- September 22, 2018
- Posted by: noordeloos1968
- Category: Coaching & Development, Leadership & Management, People & Teams
“Some leaders are too clever for their own good” is an apt subtitle for this classic thesis chapter 3 computer science neurontin made me gain weight uf dissertation follow site best secure canadian pharmacy https://www.newburghministry.org/spring/statistic-homework-help/20/ go site cover letter for oprah winfrey https://thembl.org/masters/essay-never-giving-up/60/ crestor muscle problems https://efm.sewanee.edu/faq/rotten-tomatoes-movie-reviews/22/ get link https://zacharyelementary.org/presentation/classification-essay-types-of-sports/30/ follow site follow enter big 4 audit experience resume ap language and composition practice essays click here source site prednisone 21 day dose pack go site speech language pathologist salary medicare patients and cialis source site higher english exemplar essays who benefits from viagra how to take cialis 10mg write a paper online follow site basketball essay source article by #1 leadership coach, Marshall Goldsmith. As a coach to scientists and program specialists in iNGOs, academia and development organizations, I see daily evidence of the statement that “while we often consider the blessings that accompany a high IQ, we seldom think of the challenges that come with extreme intelligence”.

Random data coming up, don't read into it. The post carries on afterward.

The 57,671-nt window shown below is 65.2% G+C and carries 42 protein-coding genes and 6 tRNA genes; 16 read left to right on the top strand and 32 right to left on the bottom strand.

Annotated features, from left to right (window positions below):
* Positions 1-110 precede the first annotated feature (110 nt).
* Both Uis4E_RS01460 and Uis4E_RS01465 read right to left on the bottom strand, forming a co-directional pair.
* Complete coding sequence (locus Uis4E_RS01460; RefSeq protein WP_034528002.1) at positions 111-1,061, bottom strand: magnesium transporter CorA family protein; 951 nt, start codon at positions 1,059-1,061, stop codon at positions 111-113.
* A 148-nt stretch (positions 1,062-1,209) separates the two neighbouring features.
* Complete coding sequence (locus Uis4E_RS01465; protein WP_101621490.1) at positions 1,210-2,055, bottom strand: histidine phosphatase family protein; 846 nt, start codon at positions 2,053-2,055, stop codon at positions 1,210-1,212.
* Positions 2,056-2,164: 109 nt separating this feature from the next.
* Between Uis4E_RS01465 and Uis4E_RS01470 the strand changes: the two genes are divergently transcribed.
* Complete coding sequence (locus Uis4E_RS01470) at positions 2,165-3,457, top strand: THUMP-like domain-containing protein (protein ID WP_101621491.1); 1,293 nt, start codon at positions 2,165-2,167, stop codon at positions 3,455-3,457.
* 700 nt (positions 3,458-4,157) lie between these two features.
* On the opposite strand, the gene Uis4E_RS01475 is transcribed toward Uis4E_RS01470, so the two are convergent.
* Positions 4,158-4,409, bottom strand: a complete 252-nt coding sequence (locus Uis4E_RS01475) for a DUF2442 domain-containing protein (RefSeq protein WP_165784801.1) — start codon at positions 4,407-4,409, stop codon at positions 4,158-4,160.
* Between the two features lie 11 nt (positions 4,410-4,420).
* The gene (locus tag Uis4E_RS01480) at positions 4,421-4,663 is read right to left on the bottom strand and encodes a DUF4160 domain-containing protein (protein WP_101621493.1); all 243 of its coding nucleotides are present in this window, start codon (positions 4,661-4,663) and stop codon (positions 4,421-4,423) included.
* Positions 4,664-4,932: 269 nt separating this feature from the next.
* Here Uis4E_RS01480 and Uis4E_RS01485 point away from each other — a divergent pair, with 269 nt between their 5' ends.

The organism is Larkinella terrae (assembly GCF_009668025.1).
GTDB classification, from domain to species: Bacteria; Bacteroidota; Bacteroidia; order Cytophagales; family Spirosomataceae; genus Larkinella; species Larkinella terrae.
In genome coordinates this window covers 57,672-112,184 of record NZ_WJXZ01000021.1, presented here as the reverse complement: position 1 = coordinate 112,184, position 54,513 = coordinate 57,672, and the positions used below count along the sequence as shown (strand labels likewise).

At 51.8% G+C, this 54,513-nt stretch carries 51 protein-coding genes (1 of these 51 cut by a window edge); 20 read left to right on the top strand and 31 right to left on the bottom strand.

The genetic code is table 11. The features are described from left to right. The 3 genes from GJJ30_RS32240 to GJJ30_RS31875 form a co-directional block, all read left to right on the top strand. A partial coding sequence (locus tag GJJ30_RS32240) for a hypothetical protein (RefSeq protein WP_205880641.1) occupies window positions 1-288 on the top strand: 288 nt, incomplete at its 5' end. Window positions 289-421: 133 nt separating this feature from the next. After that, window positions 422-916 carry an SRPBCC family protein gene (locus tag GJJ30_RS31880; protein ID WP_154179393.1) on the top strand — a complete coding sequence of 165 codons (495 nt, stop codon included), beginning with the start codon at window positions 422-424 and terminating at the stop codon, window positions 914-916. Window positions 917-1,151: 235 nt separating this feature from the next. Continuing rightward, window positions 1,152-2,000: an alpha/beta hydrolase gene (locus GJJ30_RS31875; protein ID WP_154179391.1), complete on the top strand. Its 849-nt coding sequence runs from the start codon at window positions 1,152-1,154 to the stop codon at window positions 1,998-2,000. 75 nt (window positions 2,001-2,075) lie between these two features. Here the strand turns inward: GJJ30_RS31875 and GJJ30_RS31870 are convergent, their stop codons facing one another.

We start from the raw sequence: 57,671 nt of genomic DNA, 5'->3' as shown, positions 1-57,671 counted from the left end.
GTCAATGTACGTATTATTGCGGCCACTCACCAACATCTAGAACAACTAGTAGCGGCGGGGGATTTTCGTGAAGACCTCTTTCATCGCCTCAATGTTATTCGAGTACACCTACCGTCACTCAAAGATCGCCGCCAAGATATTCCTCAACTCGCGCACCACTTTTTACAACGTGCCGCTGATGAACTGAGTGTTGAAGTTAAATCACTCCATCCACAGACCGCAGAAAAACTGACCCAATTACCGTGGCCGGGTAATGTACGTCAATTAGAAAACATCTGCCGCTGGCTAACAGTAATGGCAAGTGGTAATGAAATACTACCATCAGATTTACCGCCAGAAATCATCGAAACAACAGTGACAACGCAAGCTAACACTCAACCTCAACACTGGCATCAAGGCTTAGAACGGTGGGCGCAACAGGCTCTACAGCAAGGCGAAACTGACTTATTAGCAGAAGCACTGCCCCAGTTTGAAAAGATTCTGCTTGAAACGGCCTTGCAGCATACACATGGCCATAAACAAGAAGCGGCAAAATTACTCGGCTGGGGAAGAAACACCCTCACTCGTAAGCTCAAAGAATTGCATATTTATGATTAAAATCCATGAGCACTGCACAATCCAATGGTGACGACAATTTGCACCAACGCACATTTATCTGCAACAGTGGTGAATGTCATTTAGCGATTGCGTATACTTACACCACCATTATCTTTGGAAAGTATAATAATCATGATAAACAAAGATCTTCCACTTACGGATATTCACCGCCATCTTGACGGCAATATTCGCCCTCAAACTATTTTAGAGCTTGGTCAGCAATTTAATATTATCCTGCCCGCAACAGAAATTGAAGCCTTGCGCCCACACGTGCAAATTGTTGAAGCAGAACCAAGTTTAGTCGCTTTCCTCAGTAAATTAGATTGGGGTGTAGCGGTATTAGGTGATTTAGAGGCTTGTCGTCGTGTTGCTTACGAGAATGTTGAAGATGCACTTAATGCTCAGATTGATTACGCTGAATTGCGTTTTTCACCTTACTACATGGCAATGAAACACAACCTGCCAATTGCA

The journey of knowledge professionals typically goes like this: we do well in school, get into university and start a professional career in which we’re hired, promoted and rewarded primarily based on their knowledge, skills and technical expertise.
Marshall points out an important side effect to this journey of intellectual praise:
Smart people are generally considered smart because they have proven how smart they are in their journey through life – over and over again. They have been given lots of positive recognition for being ‘smart’.
Any human – or any animal – will tend to replicate behavior that is followed by positive reinforcement. The more we repeat the “I am smart – I get recognition” cycle, the harder it can be to remember the excellent advice from Peter Drucker: “Our mission in life is to make a positive difference – not to prove how smart we are.”
As an executive coach I use feedback, dialogue, and client self-reflection to help technical experts and managers work through the article’s four categories of dysfunctional behaviors that often gets in the way of a smart manger’s effectiveness: (1) Proving how smart we are, (2) Proving how right we are, (3) I already know that and (4) Why can’t they be me?
And this is not an easy transition from “it is all about me – proving I am smart, proving I am right, knowing all of the answers’ to it is all about my staff and team – ‘proving they are right and being proud of them having the answers”.
As Marshal puts it “There can be a huge difference between intelligence and wisdom. While smart leaders may spend their time proving how clever they are, wise leaders spend their time helping other people be the heroes.”